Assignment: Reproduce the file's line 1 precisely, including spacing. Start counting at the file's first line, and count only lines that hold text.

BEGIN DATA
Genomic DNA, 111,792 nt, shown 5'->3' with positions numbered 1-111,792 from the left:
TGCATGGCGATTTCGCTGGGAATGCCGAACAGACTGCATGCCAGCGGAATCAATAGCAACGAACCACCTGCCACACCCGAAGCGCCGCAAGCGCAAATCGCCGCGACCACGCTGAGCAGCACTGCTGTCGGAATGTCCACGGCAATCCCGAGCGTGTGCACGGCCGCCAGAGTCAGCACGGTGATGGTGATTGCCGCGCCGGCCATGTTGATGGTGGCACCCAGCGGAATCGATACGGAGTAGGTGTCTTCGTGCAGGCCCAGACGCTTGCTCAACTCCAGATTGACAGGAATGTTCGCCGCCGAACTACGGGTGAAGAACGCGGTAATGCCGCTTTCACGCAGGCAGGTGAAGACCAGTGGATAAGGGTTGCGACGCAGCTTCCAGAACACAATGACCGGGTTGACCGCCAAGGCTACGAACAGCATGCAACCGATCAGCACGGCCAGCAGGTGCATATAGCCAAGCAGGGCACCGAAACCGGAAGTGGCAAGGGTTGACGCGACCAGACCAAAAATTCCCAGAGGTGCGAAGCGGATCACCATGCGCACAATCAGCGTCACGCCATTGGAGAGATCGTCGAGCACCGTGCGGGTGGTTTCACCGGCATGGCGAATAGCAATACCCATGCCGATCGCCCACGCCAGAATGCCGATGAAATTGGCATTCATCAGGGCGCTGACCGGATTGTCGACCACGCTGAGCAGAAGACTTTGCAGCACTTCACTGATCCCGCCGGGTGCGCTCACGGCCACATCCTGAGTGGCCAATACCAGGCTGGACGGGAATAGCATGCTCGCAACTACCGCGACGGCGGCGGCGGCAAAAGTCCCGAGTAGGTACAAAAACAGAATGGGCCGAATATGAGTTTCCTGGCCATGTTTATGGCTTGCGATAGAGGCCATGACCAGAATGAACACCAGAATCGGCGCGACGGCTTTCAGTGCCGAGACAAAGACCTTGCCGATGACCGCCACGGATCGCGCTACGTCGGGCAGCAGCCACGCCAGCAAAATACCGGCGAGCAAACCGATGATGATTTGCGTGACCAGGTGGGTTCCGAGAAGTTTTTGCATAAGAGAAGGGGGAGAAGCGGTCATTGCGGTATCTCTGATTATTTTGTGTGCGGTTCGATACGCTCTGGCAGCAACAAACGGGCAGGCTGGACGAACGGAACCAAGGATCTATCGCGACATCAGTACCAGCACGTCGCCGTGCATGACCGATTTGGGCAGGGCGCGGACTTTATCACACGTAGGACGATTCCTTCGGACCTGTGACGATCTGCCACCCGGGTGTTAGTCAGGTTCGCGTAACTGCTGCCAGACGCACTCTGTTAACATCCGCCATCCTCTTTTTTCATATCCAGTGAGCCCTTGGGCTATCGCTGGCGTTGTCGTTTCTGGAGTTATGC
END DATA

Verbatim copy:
Genomic DNA, 111,792 nt, shown 5'->3' with positions numbered 1-111,792 from the left: